• There is a distinction between possible deductions relating to income received from an unethical business practice and income received by violation of some federal or state law or, by virtue of their illegality, frustrate federal or state policy. See Lilly v. Commissioner, 343 U.S. 90 (1952). And, a deduction for (for example) legal fees incurred in the unsuccessful defense of a criminal prosecution relating to a business may constitute ordinary and necessary business expenses that are deductible without frustrating public policy. See Commissioner v. Tellier, 383 U.S. 687 (1966). In sum, a taxpayer may be allowed to deduct legitimate (i.e., ordinary and necessary) business expenses in the operation of an illegitimate enterprise, provided that the allowance of a loss deduction does not undermine the impact of any sharply defined policy, such as, against bribery of a government official.
  • Civil Fraud Penalty. The IRS must prove an underpayment of tax in support of the fraud penalty, but such proof need not be the precise amount of the underpayment attributable to fraud. Rather, the IRS must prove only that a part of the underpayment is attributable to fraud. Estate of Beck v. Commissioner, 56 T.C. 297, 363–64 (1971). When the fraud is intertwined with unreported income and indirectly reconstructed income, the IRS may prove an underpayment by proving a likely source of the unreported income. at 361.
  • When a taxpayer fails to report bribery proceeds, it is established by clear and convincing evidence that the taxpayer has an underpayment. Then, the IRS must prove fraudulent intent.
  • Fraudulent Intent. Fraud is intentional wrongdoing designed to evade tax believed to be owing. Neely v. Commissioner, 116 T.C. 79, 86 (2001). The existence of fraud is a question of fact to be resolved upon consideration of the entire record. Estate of Pittard v. Commissioner, 69 T.C. 391, 400 (1977). Fraud is not to be presumed, nor should a finding of fraudulent intent be based upon mere suspicion. Petzoldt v. Commissioner, 92 T.C. 661, 699–700 (1989).
  • Direct proof of fraud is rarely available; thus, fraudulent intent is usually established by circumstantial evidence. at 699. This may be shown by showing that “the taxpayer intended to evade taxes known to be owing by conduct intended to conceal, mislead, or otherwise prevent the collection of taxes.” Parks v. Commissioner, 94 T.C. 654, 661 (1990).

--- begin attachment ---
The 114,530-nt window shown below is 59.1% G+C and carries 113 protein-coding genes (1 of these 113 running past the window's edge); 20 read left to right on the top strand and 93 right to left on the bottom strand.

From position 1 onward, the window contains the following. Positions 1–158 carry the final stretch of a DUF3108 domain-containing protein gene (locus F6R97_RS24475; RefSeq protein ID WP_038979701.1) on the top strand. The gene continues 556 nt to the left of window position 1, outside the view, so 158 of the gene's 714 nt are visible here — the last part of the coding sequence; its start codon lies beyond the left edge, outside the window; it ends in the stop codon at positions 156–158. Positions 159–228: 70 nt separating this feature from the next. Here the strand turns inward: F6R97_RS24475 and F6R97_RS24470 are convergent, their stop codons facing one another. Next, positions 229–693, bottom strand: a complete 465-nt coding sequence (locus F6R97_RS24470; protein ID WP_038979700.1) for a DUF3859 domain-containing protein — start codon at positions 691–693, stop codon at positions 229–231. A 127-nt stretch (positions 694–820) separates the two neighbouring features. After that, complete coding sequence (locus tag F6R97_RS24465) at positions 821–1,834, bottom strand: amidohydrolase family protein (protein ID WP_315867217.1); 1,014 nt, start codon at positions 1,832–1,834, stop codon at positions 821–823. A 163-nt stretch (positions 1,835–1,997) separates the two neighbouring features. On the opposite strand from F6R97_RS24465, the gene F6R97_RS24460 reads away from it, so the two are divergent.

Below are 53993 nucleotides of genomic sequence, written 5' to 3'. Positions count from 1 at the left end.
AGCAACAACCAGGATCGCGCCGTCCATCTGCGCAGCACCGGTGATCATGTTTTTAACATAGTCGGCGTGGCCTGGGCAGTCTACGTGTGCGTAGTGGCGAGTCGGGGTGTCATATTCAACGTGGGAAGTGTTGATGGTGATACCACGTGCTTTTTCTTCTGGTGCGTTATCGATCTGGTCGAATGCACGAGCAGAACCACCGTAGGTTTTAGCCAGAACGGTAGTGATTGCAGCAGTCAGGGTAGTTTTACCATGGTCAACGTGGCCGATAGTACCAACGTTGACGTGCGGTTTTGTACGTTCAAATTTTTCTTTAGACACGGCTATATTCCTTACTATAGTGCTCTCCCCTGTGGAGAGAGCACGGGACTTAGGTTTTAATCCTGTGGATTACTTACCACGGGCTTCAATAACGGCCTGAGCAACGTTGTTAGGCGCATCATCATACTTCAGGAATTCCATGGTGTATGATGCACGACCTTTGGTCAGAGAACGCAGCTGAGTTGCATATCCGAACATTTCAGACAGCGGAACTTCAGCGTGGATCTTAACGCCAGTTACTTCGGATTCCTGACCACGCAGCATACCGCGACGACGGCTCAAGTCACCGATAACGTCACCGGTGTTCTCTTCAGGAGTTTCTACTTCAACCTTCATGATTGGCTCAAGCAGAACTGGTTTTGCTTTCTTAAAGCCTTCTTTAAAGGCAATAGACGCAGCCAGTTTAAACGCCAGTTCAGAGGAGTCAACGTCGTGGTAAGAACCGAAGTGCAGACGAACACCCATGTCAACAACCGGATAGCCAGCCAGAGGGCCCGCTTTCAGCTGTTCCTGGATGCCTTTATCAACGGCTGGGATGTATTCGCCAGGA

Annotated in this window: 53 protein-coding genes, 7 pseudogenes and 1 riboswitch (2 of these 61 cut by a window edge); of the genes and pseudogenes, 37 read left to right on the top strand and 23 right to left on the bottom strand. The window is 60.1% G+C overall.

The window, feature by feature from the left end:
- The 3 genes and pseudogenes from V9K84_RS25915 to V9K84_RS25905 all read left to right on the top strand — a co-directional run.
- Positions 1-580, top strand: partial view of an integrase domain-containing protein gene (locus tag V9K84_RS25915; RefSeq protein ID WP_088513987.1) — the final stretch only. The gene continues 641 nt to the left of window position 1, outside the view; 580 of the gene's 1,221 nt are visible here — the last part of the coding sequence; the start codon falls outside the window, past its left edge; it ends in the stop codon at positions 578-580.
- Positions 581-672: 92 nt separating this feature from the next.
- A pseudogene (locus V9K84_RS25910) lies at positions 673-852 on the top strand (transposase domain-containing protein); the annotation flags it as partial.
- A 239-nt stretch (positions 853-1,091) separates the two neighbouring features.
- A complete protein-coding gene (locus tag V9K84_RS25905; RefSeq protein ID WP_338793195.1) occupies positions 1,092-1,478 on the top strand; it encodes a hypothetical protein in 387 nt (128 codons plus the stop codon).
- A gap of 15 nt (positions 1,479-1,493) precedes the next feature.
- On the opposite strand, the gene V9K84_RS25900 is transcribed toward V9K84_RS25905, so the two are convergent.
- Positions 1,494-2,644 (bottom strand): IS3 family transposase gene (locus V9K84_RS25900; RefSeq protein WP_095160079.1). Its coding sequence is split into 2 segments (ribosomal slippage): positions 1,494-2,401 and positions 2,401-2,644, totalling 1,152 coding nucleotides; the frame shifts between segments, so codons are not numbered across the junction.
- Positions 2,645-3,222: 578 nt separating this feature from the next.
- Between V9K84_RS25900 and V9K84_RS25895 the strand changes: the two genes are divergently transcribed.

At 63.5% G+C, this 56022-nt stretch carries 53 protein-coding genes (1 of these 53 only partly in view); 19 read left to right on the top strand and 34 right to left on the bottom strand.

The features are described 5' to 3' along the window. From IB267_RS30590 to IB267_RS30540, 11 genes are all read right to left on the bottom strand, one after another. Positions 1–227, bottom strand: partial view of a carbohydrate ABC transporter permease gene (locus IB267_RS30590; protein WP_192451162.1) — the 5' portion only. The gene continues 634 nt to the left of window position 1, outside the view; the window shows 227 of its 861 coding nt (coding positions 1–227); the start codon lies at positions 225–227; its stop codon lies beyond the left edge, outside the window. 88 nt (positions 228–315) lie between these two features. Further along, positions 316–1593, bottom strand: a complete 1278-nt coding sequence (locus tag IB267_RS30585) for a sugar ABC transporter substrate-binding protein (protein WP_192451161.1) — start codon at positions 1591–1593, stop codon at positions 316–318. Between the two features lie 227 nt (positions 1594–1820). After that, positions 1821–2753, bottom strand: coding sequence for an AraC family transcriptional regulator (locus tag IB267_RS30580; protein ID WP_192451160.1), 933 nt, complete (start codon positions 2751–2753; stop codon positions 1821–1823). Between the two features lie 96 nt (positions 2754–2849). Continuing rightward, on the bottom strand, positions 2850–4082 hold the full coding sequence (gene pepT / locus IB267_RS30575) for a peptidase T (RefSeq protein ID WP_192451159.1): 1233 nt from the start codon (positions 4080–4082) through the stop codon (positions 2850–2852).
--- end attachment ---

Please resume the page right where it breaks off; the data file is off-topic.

• The taxpayer’s entire course of conduct may be examined to establish the requisite intent, and an intent to mislead may be inferred from a pattern of conduct. Webb v. Commissioner, 394 F.2d 366, 379 (5th Cir. 1968), aff’gC. Memo. 1966-81.
  • “Badges of fraud” include: (1) understating income, (2) keeping inadequate records, (3) giving implausible or inconsistent explanations of behavior, (4) concealing income or assets, ] (5) failing to cooperate with tax authorities, (6) engaging in illegal activities, (7) supplying incomplete or misleading information to a tax return preparer, (8) providing testimony that lacks credibility, (9) filing false documents (including false tax returns), (10) failing to file tax returns, and (11) dealing in cash. See, e.g., Schiff v. United States, 919 F.2d 830, 833 (2d Cir. 1990). No single factor is dispositive, but the existence of several factors is “persuasive circumstantial evidence of fraud.” Niedringhaus v. Commissioner, 99 T.C. 202, 211 (1992).
  • Fraud occurs upon the filing of a false return with the requisite fraudulent intent, and that conduct cannot be subsequently purged through the filing of an amended return. See Badaracco v. Commissioner, 464 U.S. 386, 394 (1984).

Insights: There is a fine—but sometimes precise—line between a possible tax deduction arising from income derived from an unethical business practice versus from violation of state or federal law. The former may afford a basis for a taxpayer to claim and receive legitimate loss deduction on income so received; for the latter, loss deductions are disallowed where the deduction would frustrate a sharply defined federal or state policy. The test of non-deductibility on public policy grounds is the severity and immediacy of the frustration of a sharply defined national or state policy that would result from allowance of the deduction. Accepting bribes in exchange for visas to enter the United States is one such example where a sharply defined federal policy is frustrated, and as such, a deduction for losses incurred from the sale of property purchased with such bribed funds will, more likely than not, be disallowed.